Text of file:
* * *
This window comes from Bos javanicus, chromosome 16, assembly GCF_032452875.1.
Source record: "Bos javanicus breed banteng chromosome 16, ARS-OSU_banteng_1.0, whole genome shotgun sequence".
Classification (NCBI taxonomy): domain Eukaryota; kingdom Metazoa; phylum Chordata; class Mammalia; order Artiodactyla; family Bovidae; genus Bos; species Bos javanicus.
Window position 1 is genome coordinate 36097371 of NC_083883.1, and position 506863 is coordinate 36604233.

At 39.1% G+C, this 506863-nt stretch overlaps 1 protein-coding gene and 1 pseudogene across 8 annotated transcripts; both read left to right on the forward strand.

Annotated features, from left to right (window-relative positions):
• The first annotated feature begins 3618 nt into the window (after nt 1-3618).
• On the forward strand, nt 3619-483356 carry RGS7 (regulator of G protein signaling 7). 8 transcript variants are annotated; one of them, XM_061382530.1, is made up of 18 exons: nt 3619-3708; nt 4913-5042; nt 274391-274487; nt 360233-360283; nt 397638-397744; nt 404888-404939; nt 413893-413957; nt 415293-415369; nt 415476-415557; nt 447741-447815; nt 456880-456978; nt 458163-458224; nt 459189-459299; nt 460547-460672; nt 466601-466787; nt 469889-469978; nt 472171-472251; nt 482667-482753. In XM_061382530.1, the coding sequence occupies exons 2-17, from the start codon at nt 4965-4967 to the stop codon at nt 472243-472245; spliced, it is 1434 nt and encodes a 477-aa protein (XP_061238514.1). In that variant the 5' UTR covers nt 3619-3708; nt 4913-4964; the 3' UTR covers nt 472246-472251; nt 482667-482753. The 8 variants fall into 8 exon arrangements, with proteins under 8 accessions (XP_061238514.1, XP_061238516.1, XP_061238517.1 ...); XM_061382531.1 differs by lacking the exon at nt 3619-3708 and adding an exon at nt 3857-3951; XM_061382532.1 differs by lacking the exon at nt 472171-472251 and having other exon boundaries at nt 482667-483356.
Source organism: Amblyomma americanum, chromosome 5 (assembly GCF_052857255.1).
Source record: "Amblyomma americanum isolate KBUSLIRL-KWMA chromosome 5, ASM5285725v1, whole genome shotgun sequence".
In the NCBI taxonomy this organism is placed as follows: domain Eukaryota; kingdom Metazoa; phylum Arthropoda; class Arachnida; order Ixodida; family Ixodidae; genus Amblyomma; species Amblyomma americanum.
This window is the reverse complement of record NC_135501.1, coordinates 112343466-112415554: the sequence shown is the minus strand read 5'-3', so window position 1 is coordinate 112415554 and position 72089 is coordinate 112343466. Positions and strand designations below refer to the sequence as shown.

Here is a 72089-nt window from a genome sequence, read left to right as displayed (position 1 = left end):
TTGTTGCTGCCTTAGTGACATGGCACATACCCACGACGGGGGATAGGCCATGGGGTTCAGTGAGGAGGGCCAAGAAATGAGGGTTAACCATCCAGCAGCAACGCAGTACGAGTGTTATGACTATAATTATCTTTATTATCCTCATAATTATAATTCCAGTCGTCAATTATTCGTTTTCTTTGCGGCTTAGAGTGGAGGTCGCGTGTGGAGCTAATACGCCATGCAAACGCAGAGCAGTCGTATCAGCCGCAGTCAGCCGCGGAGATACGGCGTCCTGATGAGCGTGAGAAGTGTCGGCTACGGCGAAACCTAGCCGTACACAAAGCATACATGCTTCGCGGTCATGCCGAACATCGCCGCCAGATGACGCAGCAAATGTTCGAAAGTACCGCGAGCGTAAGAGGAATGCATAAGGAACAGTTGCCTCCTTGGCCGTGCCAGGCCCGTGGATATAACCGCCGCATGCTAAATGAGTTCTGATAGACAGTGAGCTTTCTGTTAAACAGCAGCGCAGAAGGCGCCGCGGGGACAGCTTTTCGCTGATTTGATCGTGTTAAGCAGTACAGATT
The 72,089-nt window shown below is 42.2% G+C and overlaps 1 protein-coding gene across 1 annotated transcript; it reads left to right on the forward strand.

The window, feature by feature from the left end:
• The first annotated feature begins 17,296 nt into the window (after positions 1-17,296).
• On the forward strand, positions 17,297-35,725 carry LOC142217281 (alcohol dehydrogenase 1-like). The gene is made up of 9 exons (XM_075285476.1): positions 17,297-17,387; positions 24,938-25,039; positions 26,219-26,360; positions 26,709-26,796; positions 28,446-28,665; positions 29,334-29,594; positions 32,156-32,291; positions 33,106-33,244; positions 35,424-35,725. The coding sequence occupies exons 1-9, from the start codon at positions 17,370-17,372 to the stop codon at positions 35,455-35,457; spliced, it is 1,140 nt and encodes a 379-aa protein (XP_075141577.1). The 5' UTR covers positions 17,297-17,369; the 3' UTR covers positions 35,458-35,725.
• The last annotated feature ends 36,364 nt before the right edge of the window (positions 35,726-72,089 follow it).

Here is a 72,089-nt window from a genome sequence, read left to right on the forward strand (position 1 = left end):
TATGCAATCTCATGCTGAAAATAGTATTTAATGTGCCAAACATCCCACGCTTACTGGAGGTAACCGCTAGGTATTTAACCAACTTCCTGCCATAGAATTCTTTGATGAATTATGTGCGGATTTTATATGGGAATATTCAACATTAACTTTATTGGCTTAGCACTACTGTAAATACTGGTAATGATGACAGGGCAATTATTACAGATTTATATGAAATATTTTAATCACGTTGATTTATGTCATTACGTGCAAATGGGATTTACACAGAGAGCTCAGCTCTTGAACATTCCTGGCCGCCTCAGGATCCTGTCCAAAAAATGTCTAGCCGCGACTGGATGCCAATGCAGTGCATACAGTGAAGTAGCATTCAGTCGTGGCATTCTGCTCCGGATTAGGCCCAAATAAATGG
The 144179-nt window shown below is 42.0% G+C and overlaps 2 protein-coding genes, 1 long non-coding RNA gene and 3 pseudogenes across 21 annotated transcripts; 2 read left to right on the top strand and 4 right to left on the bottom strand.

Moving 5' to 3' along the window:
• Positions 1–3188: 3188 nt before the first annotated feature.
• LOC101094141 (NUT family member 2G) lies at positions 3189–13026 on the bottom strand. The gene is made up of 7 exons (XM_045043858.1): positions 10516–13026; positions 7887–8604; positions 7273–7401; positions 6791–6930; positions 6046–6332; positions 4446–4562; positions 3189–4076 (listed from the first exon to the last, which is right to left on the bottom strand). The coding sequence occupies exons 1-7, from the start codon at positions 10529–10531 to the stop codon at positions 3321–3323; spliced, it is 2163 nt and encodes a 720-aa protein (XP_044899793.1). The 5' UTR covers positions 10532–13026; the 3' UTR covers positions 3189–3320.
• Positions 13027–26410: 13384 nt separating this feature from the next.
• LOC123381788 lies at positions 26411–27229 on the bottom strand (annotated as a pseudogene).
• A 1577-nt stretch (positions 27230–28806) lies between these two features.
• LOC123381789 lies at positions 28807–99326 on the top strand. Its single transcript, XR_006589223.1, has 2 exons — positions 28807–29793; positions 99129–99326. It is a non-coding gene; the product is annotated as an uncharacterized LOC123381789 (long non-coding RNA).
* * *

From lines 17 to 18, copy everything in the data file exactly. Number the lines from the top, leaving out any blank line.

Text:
• The first annotated feature begins 17,296 nt into the window (after positions 1-17,296).
• On the forward strand, positions 17,297-35,725 carry LOC142217281 (alcohol dehydrogenase 1-like). The gene is made up of 9 exons (XM_075285476.1): positions 17,297-17,387; positions 24,938-25,039; positions 26,219-26,360; positions 26,709-26,796; positions 28,446-28,665; positions 29,334-29,594; positions 32,156-32,291; positions 33,106-33,244; positions 35,424-35,725. The coding sequence occupies exons 1-9, from the start codon at positions 17,370-17,372 to the stop codon at positions 35,455-35,457; spliced, it is 1,140 nt and encodes a 379-aa protein (XP_075141577.1). The 5' UTR covers positions 17,297-17,369; the 3' UTR covers positions 35,458-35,725.